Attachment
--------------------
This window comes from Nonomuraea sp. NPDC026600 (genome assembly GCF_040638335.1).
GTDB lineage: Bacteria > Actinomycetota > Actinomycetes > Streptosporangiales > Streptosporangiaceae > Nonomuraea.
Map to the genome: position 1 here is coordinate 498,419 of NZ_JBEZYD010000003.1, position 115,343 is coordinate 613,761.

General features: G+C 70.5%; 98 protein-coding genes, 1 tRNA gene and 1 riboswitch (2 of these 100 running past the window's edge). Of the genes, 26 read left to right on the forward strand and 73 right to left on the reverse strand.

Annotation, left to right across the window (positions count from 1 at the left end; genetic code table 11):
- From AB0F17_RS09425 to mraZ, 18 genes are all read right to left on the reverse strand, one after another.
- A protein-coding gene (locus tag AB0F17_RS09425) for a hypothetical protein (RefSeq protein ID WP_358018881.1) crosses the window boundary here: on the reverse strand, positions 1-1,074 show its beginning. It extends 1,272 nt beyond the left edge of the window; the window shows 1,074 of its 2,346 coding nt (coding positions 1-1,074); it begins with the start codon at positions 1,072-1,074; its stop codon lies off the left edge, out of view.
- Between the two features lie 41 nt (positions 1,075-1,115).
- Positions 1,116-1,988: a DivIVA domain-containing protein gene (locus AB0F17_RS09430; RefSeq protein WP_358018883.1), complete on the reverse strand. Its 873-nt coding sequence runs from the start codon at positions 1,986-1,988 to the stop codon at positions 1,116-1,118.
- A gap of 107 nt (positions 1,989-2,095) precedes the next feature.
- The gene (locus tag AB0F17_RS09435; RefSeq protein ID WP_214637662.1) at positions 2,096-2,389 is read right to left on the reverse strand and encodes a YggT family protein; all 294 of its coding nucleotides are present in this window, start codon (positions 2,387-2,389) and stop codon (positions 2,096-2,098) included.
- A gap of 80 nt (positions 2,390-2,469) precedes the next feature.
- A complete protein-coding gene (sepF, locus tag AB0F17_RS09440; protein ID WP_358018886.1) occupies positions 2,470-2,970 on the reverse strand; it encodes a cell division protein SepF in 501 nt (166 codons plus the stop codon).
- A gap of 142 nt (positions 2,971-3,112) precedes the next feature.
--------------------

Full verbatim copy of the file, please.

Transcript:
This window comes from Nonomuraea sp. NPDC026600 (genome assembly GCF_040638335.1).
GTDB lineage: Bacteria > Actinomycetota > Actinomycetes > Streptosporangiales > Streptosporangiaceae > Nonomuraea.
Map to the genome: position 1 here is coordinate 498,419 of NZ_JBEZYD010000003.1, position 115,343 is coordinate 613,761.

General features: G+C 70.5%; 98 protein-coding genes, 1 tRNA gene and 1 riboswitch (2 of these 100 running past the window's edge). Of the genes, 26 read left to right on the forward strand and 73 right to left on the reverse strand.

Annotation, left to right across the window (positions count from 1 at the left end; genetic code table 11):
- From AB0F17_RS09425 to mraZ, 18 genes are all read right to left on the reverse strand, one after another.
- A protein-coding gene (locus tag AB0F17_RS09425) for a hypothetical protein (RefSeq protein ID WP_358018881.1) crosses the window boundary here: on the reverse strand, positions 1-1,074 show its beginning. It extends 1,272 nt beyond the left edge of the window; the window shows 1,074 of its 2,346 coding nt (coding positions 1-1,074); it begins with the start codon at positions 1,072-1,074; its stop codon lies off the left edge, out of view.
- Between the two features lie 41 nt (positions 1,075-1,115).
- Positions 1,116-1,988: a DivIVA domain-containing protein gene (locus AB0F17_RS09430; RefSeq protein WP_358018883.1), complete on the reverse strand. Its 873-nt coding sequence runs from the start codon at positions 1,986-1,988 to the stop codon at positions 1,116-1,118.
- A gap of 107 nt (positions 1,989-2,095) precedes the next feature.
- The gene (locus tag AB0F17_RS09435; RefSeq protein ID WP_214637662.1) at positions 2,096-2,389 is read right to left on the reverse strand and encodes a YggT family protein; all 294 of its coding nucleotides are present in this window, start codon (positions 2,387-2,389) and stop codon (positions 2,096-2,098) included.
- A gap of 80 nt (positions 2,390-2,469) precedes the next feature.
- A complete protein-coding gene (sepF, locus tag AB0F17_RS09440; protein ID WP_358018886.1) occupies positions 2,470-2,970 on the reverse strand; it encodes a cell division protein SepF in 501 nt (166 codons plus the stop codon).
- A gap of 142 nt (positions 2,971-3,112) precedes the next feature.